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Re: Plate movement in Stegasaurs



On Tue, 9 Jul 1996, Mickey Rowe wrote:

> rstephen@cswnet.com (Roger A. Stephenson) wrote:
> 
> > It would seem that without some movement [of stegosaur plates -- MR]
> > the alleged radiator effect would be lessened.
> 
> The comparison with dog hair isn't terribly appropriate.  The plates
> could easily change their radiative properties via pigment migrations
> and the selective opening and closing of the blood vessels feeding
> them.  Any flapping-mediated increase in heat transfer would be
> negligible in comparison.  Unless you propose that they spun around
> like fan blades...

        The best guess is that these were bony plates covered in horny 
material like a croc's scutes, right? Do modern animals change the color 
of horn structures in this way?
        Now, the implication that usually goes along with Stegosaurus 
using its plates for heating/cooling is that it was an ectotherm, or that 
they are radiators and not heaters, so I just have a few questions points on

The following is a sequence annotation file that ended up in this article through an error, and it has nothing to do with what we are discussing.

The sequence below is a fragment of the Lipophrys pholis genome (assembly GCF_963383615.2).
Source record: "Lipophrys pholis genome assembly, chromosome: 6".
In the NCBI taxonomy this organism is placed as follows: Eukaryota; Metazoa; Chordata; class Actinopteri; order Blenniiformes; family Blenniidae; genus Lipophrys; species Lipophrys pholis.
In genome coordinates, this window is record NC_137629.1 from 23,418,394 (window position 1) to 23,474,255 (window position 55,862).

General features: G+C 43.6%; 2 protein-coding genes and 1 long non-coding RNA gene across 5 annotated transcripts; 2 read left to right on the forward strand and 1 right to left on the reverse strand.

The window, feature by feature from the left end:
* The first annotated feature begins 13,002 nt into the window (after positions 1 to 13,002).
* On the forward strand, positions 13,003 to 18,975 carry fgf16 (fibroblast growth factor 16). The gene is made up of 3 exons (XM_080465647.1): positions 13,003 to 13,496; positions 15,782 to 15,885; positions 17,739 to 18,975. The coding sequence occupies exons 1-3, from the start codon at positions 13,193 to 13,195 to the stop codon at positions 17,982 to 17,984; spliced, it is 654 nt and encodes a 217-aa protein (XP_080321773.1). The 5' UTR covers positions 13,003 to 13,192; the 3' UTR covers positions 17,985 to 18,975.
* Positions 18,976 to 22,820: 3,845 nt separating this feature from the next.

that subject:

a) are there any cold-bloods that actually use these surfaces? Not 
everything that lived in the past has a modern counterpart (rearing 
browsers seem to be an example of this) but are there ANY lizards or 
reptiles that actually use fins for heating/cooling?
b)There ARE a few endotherms that have specialized radiator fins, 
among them jackrabbits and elephants.
c)There is a variable-temperature endotherm that warms itself in the 
morning by turning its side to the sun, and cools in the day by turning 
its head to the sun, it lives in the desert, and it's called a camel.
d)I read somewhere that modern ungulates manage to dump a lot of heat 
through their horns, so if the plates are horn-covered, they'd likely 
make for pretty good radiators.
        I'm not trying to restart a debate we'll never finish, but I'd 
just like to make the point that thermoregulatory plates might be 
consistent with fully endothermic dinos, even if they are used for 
heating -we might just be dealing with a variable-temperature endotherm, 
like a camel. 
        nick L.